While acknowledging the primary role of economics, Woods clarified, “It is an economic system bolstered by military might, military presence, and also supported by political machinations and other ways the French try to control different processes within a series of countries on the African continent and around the African world.”
The last six decades are replete with examples of France’s overt, covert and thinly-veiled involvement in the post-colonial affairs of CFA nations. In 2010, the continental blog Afriqueindependance published a chart of coups occurring in Africa from 1952 to 2010. A total of 67 coups occurred in 26 African countries and, of those countries, 16 or 61.5 percent were former French colonies. In these former colonies, 45 coups occurred, representing a stunning 67.2 percent of the total. In other words, almost 7 out of 10 coups in Africa in the last 60 years took place in nations dominated by France. The blog insisted this was far from a coincidence as “the coup d’etat constitutes a mode of political regulation in Africa, whose true instigators are the Western imperialist states” and, at the “top of the list of foreign sponsors of African coups, there is undeniably France.”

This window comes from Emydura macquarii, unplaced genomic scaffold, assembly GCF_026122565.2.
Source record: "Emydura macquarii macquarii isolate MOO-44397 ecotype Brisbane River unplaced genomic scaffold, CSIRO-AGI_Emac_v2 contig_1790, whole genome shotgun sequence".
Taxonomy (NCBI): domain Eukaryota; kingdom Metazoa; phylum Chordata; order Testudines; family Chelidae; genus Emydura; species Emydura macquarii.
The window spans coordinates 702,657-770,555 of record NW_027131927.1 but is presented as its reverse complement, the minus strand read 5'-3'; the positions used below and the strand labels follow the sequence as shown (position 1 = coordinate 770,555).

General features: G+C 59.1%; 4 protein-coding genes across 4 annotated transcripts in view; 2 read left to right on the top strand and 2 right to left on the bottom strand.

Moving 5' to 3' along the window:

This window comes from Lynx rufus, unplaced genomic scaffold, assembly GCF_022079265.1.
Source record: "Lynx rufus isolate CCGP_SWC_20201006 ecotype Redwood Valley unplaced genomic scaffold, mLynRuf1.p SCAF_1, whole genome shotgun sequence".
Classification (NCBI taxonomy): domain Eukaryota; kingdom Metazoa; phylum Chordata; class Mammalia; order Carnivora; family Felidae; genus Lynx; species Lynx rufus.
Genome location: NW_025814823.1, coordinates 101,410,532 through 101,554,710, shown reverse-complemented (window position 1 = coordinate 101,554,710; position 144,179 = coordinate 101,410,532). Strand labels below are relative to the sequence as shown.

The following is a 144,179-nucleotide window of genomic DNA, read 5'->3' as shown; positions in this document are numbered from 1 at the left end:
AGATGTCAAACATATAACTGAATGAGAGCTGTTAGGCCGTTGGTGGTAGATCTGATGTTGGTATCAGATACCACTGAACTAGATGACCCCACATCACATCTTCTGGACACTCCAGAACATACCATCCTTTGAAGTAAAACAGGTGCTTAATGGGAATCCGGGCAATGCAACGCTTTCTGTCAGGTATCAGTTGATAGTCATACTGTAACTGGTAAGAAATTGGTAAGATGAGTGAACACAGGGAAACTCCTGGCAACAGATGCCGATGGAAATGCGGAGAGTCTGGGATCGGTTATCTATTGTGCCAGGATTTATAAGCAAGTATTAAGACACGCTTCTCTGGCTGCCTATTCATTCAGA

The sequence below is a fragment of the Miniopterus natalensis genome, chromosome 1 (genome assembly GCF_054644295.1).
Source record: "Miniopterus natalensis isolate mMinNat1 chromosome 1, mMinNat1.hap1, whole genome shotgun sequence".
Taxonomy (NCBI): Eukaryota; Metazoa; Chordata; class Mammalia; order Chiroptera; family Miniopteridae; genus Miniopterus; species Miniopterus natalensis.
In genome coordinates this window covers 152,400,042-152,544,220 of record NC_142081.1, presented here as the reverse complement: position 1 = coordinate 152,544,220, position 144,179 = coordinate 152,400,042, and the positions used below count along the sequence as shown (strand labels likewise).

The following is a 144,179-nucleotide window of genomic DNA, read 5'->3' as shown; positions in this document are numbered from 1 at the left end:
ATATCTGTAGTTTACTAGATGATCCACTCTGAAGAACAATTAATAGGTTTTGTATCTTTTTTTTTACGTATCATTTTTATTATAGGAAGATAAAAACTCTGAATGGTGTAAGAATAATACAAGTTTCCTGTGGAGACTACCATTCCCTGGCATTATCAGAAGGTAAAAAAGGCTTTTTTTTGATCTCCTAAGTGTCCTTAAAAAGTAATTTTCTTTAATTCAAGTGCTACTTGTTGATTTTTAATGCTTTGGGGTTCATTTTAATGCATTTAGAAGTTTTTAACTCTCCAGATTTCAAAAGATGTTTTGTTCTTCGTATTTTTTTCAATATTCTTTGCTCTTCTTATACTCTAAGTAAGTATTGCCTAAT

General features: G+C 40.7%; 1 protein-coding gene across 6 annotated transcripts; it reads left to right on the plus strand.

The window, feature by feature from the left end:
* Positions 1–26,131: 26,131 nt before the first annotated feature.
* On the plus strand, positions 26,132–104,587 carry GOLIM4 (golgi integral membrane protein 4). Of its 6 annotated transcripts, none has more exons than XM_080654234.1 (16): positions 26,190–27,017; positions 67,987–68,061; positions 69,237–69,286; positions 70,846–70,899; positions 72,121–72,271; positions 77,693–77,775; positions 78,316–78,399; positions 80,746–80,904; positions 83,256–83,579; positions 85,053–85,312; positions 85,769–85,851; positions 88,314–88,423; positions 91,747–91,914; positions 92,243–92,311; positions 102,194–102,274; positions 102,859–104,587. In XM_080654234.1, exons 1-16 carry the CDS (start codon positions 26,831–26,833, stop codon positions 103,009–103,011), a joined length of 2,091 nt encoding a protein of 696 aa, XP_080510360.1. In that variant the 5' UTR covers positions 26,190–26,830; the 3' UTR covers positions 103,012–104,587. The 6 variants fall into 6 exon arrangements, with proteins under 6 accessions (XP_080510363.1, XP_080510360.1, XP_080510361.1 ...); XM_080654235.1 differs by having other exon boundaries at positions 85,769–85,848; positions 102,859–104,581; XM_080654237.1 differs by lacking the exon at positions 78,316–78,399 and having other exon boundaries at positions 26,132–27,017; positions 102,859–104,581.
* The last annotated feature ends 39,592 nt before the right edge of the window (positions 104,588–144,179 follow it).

While decades of African resistance efforts to French post-colonial domination have been consistently thwarted in this manner, there are those who feel this troubled relationship, both economically and politically, needs to change for the sake of both sides. They point to how France’s inequitable CFA policies are better left in the 20th century given globalism and how the lack of a viable continental middle class and integrated western African economies ultimately hurts French and European economies and commerce. Former French president Jacques Chiraq has spoken to the need to stop usurping Africa and the catastrophic consequences of not changing these dynamics, while French politician Jean Luc Mélenon has heavily criticized the linking of western African economies to those of the European Union and demanded that France abandon its veto right at the African Central Banks. Most recently, current French president Emmanuel Macron has at least suggested a new course for French relations in Africa.